Washington’s Circle: A book review by Bob Morris

Washington's CircleWashington’s Circle: The Creation of the President
David S. Heidler and Jeanne T. Heidler
Random House (March 2015)

How and why the creation of a new nation and of the leader it would need were not only related but interdependent.

As I worked my way through the first several chapters, I was again reminded of another president whose “circle” was as diversified and at times as volatile as George Washington’s but at least our nation’s 16th president had a governmental structure in place — albeit threatened by secessionists — and more options to consider and resources to work with. Abraham Lincoln’s “team of rivals” struggled to preserve what Washington and his colleagues struggled to establish. David and Jeanne Heidler explain that Washington had a wide range of acquaintances but only some of them had a part “in the story of eight years in office and the making of the presidency beyond the man. As a consequence, the criteria for the circle should be obvious: These are the people who had close involvement in the nation’s major events and who were intimately involved with Washington as a private and public figure during the opening years of the constitutional republic.”

Two points need to be stressed. First, the leaders of the new nation had rejected a monarchy and had no prior experience with any form of government headed by an elected leader. Also, neither George Washington nor anyone else was fully prepared to serve as that leader but he was clearly the best choice. He relied on his circle of advisors to help address the questions that needed to be answered and the problems that needed to be solved. That is the “story” the Heidlers tell and tell so well: how “an improbable Virginia farmer and his unlikely companions” saved the new nation from what seemed certain “crib death” to those elsewhere, those “who required a crown and council for governance and prosperity, the people knowing their place as subjects, the imperium bound by the blood of royals, justified by a state-sanctioned church, and sustained by the sword.”

These are among the dozens of passages of greatest interest and value to me, also listed to suggest the scope of their coverage:

o Tobias Lear (15-16, 182-183, and 222-223)
o John Adams (22-23, 254-255, 337-338, 395-396, and 419-420)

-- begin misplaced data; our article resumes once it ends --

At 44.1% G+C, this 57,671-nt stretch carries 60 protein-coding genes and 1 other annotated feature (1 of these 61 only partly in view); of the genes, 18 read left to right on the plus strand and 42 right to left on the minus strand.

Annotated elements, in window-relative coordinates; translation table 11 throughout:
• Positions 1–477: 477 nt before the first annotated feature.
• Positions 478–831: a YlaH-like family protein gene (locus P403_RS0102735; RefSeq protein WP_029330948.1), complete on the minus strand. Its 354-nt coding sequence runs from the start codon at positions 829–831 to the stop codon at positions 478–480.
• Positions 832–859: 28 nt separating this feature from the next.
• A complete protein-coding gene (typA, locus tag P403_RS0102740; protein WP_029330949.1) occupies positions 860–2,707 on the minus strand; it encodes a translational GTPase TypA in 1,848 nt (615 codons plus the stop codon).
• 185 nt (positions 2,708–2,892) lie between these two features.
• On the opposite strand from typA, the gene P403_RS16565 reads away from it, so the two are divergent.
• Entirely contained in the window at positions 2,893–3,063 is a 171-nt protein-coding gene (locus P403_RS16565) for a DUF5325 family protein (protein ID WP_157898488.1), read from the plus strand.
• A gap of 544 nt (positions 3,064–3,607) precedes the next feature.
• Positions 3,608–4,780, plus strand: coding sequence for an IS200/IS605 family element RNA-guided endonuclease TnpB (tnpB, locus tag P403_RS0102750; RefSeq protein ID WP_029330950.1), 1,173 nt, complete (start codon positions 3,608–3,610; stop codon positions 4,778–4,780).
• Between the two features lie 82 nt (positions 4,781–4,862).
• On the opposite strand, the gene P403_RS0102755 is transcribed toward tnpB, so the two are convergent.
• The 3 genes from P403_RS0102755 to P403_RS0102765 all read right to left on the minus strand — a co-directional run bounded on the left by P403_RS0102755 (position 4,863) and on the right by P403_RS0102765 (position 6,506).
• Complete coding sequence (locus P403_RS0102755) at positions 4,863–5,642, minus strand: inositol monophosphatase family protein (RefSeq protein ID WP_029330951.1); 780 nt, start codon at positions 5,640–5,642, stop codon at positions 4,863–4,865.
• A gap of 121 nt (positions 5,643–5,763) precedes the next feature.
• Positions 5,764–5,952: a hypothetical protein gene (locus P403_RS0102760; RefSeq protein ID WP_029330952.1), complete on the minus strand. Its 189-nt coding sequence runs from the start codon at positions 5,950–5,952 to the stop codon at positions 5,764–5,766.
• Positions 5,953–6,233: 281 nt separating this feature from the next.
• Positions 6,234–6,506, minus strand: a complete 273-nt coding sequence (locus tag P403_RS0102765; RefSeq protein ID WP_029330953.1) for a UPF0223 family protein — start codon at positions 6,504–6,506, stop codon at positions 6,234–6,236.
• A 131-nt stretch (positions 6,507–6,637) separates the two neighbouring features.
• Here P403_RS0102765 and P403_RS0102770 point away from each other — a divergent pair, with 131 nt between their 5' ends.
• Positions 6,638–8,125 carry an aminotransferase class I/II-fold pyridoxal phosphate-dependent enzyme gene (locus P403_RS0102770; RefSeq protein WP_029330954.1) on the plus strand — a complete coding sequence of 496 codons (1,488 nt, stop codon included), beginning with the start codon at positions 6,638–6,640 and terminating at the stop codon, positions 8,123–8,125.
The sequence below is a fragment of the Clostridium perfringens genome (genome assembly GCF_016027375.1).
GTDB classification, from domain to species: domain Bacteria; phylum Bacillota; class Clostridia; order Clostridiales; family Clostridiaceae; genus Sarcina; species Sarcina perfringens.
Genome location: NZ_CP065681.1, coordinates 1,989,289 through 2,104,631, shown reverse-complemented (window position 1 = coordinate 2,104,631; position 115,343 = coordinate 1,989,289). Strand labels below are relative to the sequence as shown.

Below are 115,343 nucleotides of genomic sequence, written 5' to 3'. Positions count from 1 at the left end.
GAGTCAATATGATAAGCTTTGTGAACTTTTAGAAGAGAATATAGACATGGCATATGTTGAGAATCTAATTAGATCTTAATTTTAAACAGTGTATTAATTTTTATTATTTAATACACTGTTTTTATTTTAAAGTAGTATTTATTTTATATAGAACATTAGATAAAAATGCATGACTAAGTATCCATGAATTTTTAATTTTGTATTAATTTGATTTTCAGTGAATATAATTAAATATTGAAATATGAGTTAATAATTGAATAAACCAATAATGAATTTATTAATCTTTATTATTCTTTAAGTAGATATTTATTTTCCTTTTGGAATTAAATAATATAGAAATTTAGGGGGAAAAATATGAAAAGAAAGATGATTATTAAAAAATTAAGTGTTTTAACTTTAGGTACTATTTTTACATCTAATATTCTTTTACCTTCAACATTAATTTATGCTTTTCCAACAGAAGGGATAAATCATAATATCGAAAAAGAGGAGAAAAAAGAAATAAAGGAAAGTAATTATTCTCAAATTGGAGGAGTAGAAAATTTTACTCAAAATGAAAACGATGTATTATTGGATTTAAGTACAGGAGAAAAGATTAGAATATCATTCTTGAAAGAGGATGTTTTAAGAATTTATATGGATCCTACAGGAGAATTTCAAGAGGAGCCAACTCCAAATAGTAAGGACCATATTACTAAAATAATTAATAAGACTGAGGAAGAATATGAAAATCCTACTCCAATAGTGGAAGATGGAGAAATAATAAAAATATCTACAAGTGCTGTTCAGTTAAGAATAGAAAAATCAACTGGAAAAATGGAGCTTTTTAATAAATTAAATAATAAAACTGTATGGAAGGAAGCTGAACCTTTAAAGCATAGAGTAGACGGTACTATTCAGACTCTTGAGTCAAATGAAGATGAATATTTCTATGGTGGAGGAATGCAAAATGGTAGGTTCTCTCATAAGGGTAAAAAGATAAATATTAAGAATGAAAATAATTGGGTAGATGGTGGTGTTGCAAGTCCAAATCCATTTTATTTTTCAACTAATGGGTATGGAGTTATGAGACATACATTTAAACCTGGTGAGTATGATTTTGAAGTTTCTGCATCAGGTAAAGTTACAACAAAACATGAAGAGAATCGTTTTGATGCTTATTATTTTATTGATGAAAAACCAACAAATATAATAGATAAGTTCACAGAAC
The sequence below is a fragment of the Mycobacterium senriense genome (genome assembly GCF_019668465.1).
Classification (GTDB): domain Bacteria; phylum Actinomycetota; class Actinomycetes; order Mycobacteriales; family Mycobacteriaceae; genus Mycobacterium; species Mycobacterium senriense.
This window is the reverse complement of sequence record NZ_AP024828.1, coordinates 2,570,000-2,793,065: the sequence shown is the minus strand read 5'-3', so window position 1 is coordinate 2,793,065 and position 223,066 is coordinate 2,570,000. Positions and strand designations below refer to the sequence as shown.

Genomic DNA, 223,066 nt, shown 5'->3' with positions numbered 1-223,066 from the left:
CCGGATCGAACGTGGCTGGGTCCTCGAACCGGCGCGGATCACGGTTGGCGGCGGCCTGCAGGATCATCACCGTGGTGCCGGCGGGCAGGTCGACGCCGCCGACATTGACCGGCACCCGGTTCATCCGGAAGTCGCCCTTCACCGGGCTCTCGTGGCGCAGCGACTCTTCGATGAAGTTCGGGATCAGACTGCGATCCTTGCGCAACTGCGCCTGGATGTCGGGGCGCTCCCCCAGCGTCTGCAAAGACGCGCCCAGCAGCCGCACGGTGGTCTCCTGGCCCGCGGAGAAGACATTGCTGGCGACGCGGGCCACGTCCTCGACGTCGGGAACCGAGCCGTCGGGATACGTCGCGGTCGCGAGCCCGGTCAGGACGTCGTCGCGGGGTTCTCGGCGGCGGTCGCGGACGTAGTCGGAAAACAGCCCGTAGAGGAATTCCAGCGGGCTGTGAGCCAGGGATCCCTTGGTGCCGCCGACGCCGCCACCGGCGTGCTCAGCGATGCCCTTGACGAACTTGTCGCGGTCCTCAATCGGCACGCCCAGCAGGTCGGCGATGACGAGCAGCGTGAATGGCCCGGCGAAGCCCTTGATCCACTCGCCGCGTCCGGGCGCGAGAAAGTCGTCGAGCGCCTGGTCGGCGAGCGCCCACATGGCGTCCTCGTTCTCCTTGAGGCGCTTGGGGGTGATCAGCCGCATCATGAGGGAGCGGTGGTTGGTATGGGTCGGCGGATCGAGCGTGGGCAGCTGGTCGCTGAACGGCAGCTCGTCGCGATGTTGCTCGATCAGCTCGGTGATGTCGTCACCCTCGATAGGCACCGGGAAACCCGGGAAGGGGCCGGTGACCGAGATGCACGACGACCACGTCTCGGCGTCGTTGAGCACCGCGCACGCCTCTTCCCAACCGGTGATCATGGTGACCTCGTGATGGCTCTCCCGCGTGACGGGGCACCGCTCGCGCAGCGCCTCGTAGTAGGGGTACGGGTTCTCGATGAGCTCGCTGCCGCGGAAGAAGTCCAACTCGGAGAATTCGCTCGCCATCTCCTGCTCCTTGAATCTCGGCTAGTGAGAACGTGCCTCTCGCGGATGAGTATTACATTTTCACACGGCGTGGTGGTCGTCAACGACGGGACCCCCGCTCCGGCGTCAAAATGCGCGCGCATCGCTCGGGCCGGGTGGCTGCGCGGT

o Washington’s appearance at the first inauguration (Pages 32-35)
o Discussion of James Madison (54-71)
o Alexander Hamilton (93-94, 147-148, and 341-342)
o Thomas Jefferson (56-57, 126-136, and 147-148)
o Henry Knox (164-169 and 422-423)
o Washington’s tour of the South in 1791 (203-209)
o Edmund Randolph (231-233, 370371, and 428-429)
o George Mason 249-250 and 247-248)
o John Jay (314-316 and 345-346)
o Benedict Arnold’s treachery (353-361 and 359-363)
o Marquis de Lafayette (356-363 and 427-428)
o Washington’s character and personality (371-372 and 387-388)
o Opposition to Jay’s Treaty (378-380)
o Washington’s retirement and death (404-413)

By all accounts, George Washington was an exhausted man when he retired from public service for the third time. He was indeed, as Henry Lee III suggests in his eulogy, “first in war, first in peace, and first in the hearts of his countrymen.” As for his circle, the Epilogue provides brief explanations of what happened to its most prominent members Washington’s death on December 14, 1799, at Mount Vernon.

Obviously, no brief commentary such as mine can possibly do full justice to the abundance of information and insights that David Heidler and Jeanne Heidler provide in this volume. However, I hope I have at least indicated why I hold it in such high regard. They create a context, a frame-of-reference, within which to understand and appreciate a warrior/statesman whose “sense of duty was highly developed and his manner cordial but detached [and whose] contrasting elements of his temperament marked a special quality in George Washington, one that made his seemingly incongruous parts into a harmonious whole. Her was obsessed with exerting control but careful to avoid abusing the power that came with it.” At least to me, the creation of a new nation and of the leader it would need were not only related but interdependent.

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